This was a movie in which vampires that looked like rock gods were literally ripping the roof off of a car, hanging upside down like bats, and slaughtering people left and right, and there was a scene that was TOO violent? Kevin Burwick of MovieWeb at least gave us the scene, which was that of David, the leader of the group played by Keifer Sutherland, ripping open the back of a guy’s head like a cantaloupe, while smiling in that strangely appealing way the character had. But really, that was too violent? We got the chance to see Alex Winter’s character nearly gutted with a stake, one of the others was knocked into a garlic water bath before exploding, and that one scene was just too violent? Eh, maybe for the time period it was, but even then that seems to be laughable really since if you look at the market for horror The Lost Boys was actually kind of tame compared to a lot of stuff out there. And yet it was still one of the handful of movies that became a cult classic and helped to rock the decade in a big way.
To call anything ‘too violent’ even now is enough to make people grin since these days a movie has to really dig in to claim that title considering all that’s been seen to date. Acts of violence in movies usually aren’t something that makes anyone squeamish when you really think about it, but there are almost always those individuals that fail to see how it adds anything to the movie itself. Well, considering how this is a vampire movie and also considering that vampire movies have been notoriously violent throughout the years, y’know, since their creation, as January Nelson of Though Catalog might agree, there’s a good idea that violence and vampires just kind of goes hand in hand. For those that want to argue that Bela Lugosi and Christopher Lee weren’t this violent you’d be right since they were old school and had a very different way of doing things. But look at it this way, a vampire, from the legends and myths a lot of us have heard and read and watched since we were kids, subsist on a pretty steady diet of blood, the red life-giving fluid that keeps our hearts pumping and our bodies functioning. Removing that from an individual that doesn’t want to share it without any regard for their own well-being tends to get violent, and when you’re dealing with a creature that is immeasurably stronger than you are and is seeking to survive, or at least enjoy their meal, then the propensity for violence tends to go up a bit. Violence is kind of a byproduct of trying to stay alive at times for some individuals, especially in the movies.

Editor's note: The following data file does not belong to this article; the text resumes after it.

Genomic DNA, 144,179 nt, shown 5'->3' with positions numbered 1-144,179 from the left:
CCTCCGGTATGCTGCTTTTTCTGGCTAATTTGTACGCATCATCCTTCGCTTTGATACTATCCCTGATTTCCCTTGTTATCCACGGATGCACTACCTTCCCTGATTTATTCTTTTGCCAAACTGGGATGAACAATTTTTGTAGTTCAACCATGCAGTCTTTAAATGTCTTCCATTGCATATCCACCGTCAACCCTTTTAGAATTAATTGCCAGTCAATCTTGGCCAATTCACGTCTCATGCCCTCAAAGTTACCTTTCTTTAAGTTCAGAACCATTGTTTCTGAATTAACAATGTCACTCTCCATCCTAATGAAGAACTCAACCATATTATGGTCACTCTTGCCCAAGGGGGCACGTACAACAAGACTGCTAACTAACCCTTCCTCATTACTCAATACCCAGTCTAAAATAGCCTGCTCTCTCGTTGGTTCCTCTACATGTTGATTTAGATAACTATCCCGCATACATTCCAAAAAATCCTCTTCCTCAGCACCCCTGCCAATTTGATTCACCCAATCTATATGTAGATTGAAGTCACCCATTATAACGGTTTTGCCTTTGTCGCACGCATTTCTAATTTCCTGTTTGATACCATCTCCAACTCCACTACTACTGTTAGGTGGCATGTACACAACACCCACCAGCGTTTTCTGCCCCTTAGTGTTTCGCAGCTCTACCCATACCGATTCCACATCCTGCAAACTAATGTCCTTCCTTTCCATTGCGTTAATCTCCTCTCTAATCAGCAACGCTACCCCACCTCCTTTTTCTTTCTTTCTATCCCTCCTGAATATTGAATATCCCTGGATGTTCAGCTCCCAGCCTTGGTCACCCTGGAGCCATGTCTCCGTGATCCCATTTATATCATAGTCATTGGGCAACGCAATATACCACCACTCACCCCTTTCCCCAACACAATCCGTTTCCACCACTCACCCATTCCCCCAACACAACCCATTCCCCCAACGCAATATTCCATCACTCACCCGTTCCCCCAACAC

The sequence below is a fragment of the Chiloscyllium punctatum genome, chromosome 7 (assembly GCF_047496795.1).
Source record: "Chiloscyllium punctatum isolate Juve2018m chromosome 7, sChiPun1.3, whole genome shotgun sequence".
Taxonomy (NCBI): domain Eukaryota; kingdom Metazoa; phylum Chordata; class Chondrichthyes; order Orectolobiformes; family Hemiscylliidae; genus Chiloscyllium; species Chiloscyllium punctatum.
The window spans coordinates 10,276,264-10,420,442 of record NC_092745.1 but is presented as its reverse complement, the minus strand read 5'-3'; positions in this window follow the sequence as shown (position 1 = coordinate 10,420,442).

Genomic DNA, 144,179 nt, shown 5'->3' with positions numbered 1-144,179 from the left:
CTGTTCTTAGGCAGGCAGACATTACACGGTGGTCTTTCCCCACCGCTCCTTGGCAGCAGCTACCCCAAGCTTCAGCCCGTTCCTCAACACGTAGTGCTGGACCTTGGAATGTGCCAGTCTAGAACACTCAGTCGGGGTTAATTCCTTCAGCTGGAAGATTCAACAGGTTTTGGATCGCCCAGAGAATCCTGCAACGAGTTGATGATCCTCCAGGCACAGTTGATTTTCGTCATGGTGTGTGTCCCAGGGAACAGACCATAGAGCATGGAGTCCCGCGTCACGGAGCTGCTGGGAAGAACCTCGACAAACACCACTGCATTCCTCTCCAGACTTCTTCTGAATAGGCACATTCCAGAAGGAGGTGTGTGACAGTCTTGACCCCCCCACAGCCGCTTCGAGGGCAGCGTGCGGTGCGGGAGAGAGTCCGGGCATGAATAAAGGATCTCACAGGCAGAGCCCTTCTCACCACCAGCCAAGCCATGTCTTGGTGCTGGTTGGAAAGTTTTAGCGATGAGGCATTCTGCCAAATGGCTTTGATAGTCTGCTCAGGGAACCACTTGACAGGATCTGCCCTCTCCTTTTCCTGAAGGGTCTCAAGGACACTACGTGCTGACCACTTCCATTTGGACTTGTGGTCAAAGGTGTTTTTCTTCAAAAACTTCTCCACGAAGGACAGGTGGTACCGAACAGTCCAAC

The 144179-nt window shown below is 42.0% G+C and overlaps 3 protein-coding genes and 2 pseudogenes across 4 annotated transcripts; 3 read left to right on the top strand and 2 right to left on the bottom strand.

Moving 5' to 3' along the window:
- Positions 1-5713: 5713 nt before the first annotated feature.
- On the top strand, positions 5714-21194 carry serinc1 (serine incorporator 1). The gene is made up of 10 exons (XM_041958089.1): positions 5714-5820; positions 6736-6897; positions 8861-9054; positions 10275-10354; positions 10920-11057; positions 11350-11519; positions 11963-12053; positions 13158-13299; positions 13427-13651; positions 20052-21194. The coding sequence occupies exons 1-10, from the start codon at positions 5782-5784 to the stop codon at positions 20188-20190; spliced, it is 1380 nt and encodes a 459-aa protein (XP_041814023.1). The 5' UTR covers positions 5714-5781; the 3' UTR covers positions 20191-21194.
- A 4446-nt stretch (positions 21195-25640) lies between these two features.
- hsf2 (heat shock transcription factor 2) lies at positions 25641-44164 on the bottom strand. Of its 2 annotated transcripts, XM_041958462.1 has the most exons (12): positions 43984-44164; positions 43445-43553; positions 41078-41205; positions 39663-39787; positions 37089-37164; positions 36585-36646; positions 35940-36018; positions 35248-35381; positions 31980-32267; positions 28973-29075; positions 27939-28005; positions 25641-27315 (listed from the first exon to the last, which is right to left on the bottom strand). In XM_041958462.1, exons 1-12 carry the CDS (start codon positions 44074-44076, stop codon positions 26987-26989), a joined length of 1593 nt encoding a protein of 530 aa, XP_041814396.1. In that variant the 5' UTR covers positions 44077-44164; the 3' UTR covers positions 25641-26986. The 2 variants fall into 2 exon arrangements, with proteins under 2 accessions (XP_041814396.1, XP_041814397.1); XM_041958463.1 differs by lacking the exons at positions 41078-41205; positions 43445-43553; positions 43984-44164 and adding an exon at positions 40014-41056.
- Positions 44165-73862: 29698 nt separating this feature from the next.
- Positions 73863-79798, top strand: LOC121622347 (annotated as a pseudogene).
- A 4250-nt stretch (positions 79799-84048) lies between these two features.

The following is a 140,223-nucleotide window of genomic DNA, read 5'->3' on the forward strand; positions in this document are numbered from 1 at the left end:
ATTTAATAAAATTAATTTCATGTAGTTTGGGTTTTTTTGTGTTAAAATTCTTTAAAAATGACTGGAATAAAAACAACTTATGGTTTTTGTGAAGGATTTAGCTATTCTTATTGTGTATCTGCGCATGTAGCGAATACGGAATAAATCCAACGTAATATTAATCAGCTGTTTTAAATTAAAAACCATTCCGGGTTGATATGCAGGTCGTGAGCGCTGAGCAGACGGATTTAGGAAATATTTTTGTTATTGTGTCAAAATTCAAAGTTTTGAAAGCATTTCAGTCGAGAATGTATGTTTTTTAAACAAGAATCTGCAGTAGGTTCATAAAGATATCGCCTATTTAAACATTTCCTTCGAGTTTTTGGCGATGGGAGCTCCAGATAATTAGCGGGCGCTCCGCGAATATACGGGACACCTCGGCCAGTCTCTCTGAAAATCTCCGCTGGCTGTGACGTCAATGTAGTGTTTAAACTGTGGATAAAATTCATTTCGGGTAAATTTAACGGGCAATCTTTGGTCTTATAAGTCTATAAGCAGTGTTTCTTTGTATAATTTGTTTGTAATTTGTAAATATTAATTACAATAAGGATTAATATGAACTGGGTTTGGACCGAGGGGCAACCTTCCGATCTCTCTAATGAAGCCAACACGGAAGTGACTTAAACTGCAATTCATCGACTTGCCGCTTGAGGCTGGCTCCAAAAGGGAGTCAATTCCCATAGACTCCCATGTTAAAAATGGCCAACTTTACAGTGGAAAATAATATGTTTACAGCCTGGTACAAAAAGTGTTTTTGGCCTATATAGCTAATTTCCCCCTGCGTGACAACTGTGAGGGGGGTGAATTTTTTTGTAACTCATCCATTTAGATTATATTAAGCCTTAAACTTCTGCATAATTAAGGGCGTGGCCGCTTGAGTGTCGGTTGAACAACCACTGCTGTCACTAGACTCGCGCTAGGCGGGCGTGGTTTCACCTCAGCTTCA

Every Halloween we get to trot this and several other movies out to discuss and every year it seems we have something else to talk about, but the level of violence in a HORROR movie is kind of laughable to discuss since wondering just how people can think that one scene is way too violent when compared to the rest of the movie is hard to fathom. It’s a horror movie…about vampires….that suck the blood from living humans….of COURSE it’s going to get violent. It’s hard to type at times when trying not to laugh at the ideas of those that happen to think that certain scenes in movies get too violent or too fringe to show to people, especially when the majority of people might actually enjoy said scenes. What’s so great about this movie is that a lot of people tend to remember it fondly while at the same time remembering that it was violent and it was bloody in the right areas, meaning it didn’t simply revel in the bloodshed for the sake of it. There was a story there after all and people were introduced to a new breed of vampire no matter how quickly they came and went. Unfortunately the sequels weren’t really that great and as a result they kind of flopped and went straight to DVD.
But too violent? Those that are of the mind to think such a thing must not have been watching a lot of horror movies back in the day, and as for Joel Schumacher, well, it’s hard to think that someone in charge could have that thin of skin when it came to adding in one of the best moments. In all fairness the scene was there, but the camera cut around it so as not to focus on the whole aspect of the unfortunate victim’s head being split wide open. All in all it wasn’t missed all that much, but to think that it was omitted in this manner is kind of surprising since horror movies being allowed to go full tilt is what helps the audience to get into them.
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